As a kid, you probably grew up drinking milk every day, because your mom told you it would help you to grow bigger and get stronger. Now, as an adult, you hear all these criticisms of milk being high in “bad” fats and hard on your digestive system. What’s the deal?
Precision Nutrition released an article last week that dug deep into this question (and more). It’s a very comprehensive article, and if you’re interested in getting all the facts you can read it here. If you want the highlights without getting into all the research, we’ve got them for you below!
It’s not a case of “all dairy is the same”
Let’s break it down a bit.
The fat content in each type of milk will be different, depending on the animal it comes from, and what they were fed. Milk from grass-fed cows have significantly more omega-3 fatty acids (up to 62% more!) than conventionally-fed cows’ milk. The way in which milk is processed will also affect the amount of water, proteins, fats, vitamins, and minerals; skim milk will have a much different fat content than whole milk or cheeses. This doesn’t discount any type of milk as being “less healthy” but gives us some context as we look at what we need in our diet, and what choices suit us best. It does help put into perspective how the different fat contents will affect our portion sizes, as in this graphic from Precision Nutrition:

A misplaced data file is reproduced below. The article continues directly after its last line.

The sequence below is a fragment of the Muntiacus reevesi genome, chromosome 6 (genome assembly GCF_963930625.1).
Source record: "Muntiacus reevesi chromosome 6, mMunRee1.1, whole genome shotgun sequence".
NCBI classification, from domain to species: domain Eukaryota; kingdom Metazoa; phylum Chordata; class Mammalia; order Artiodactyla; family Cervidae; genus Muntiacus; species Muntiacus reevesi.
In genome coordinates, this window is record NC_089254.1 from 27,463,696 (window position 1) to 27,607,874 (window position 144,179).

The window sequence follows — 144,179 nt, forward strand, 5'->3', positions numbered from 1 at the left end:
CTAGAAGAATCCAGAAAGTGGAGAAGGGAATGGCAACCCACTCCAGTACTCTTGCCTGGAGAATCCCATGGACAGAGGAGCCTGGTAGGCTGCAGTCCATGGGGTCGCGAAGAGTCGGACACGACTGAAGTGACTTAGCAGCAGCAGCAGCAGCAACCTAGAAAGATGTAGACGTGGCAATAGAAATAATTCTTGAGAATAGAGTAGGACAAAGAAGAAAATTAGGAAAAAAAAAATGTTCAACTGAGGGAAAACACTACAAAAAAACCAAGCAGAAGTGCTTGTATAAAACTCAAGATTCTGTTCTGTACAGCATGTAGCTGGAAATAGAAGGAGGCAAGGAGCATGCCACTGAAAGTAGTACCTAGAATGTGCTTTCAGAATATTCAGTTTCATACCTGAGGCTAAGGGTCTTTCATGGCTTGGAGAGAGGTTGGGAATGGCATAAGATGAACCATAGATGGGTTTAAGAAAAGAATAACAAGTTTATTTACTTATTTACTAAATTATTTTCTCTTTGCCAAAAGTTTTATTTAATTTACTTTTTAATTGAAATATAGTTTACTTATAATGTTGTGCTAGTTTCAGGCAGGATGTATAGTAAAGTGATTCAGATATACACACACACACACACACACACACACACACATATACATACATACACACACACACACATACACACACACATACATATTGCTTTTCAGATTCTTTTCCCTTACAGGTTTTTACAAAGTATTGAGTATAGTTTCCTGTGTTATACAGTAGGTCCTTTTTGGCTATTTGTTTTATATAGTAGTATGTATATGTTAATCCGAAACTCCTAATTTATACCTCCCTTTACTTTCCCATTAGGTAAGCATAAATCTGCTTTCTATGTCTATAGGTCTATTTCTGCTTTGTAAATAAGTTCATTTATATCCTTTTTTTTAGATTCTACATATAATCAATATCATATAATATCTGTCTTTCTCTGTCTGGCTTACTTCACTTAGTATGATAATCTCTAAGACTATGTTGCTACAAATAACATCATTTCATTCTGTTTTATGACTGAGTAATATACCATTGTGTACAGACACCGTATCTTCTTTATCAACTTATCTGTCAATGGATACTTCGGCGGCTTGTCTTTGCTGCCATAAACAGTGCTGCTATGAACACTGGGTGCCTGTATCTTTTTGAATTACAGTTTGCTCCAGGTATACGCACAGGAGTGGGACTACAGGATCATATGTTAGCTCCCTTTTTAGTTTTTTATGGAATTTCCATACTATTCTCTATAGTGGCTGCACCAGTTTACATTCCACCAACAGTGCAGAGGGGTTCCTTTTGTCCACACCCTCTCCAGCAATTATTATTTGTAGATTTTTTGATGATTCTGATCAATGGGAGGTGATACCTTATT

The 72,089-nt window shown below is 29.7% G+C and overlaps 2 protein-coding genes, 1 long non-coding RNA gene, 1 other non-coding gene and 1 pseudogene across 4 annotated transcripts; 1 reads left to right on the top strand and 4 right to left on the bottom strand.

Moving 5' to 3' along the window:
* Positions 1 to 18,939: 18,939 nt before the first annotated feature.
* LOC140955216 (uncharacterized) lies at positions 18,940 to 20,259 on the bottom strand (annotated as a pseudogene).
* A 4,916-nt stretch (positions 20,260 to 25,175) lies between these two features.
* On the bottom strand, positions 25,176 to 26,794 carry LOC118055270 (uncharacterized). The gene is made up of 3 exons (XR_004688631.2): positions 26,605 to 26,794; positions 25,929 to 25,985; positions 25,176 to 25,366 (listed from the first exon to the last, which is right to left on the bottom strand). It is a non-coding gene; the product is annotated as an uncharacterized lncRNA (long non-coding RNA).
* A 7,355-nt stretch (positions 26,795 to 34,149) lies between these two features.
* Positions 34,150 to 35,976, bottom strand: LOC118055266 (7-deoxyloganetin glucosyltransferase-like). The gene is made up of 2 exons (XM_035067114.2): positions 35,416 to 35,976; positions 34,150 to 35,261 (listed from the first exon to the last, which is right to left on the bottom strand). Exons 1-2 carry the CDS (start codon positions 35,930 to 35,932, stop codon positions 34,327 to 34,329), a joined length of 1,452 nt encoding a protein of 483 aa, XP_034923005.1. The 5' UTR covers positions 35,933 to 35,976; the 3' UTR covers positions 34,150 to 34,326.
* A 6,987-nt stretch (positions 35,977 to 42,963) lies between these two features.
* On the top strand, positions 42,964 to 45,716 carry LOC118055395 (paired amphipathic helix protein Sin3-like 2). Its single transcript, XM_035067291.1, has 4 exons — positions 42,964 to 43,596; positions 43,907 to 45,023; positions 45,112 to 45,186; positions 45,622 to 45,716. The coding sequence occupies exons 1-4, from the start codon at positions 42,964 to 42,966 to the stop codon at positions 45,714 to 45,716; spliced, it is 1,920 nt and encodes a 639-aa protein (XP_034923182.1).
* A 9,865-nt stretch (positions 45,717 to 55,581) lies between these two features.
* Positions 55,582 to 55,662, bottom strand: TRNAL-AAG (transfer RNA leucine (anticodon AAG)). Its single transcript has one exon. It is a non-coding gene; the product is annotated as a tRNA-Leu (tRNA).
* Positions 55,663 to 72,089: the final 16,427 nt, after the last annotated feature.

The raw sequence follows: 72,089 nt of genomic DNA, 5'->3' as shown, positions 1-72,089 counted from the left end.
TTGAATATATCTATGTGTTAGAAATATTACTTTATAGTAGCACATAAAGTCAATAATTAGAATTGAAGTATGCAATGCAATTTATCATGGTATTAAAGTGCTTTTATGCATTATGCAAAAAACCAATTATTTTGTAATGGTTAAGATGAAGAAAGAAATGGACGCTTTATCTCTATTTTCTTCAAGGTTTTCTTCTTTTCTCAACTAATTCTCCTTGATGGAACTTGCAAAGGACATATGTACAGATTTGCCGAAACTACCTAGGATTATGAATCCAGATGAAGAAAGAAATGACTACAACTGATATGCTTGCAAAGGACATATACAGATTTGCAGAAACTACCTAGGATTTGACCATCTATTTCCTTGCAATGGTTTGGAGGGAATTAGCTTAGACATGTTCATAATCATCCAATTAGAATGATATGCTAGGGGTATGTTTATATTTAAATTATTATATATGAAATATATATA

So, what else is in our milk? The big pillars here are proteins, calcium, vitamins A & D, and hormones.
Proteins in our milk include casein and whey. Both are high quality proteins, which help us to gain muscle mass, improve immune function and blood pressure levels, and can have an antioxidant effect. On top of this, milk consumption in moderation can help improve metabolism and contribute to weight loss efforts! If you’ve ever taken a protein supplement, chances are it was whey protein, as it has been shown to have the most benefits and be a bit easier to digest than casein. The downside with these proteins is that in some individuals, they can cause constipation or GI distress. There has been some speculation about dairy consumption and cancer; the theory comes from the fact that dairy helps with growth and might stimulate faster growth of tumors (not be a cause to develop cancer), but no research has ever proven this.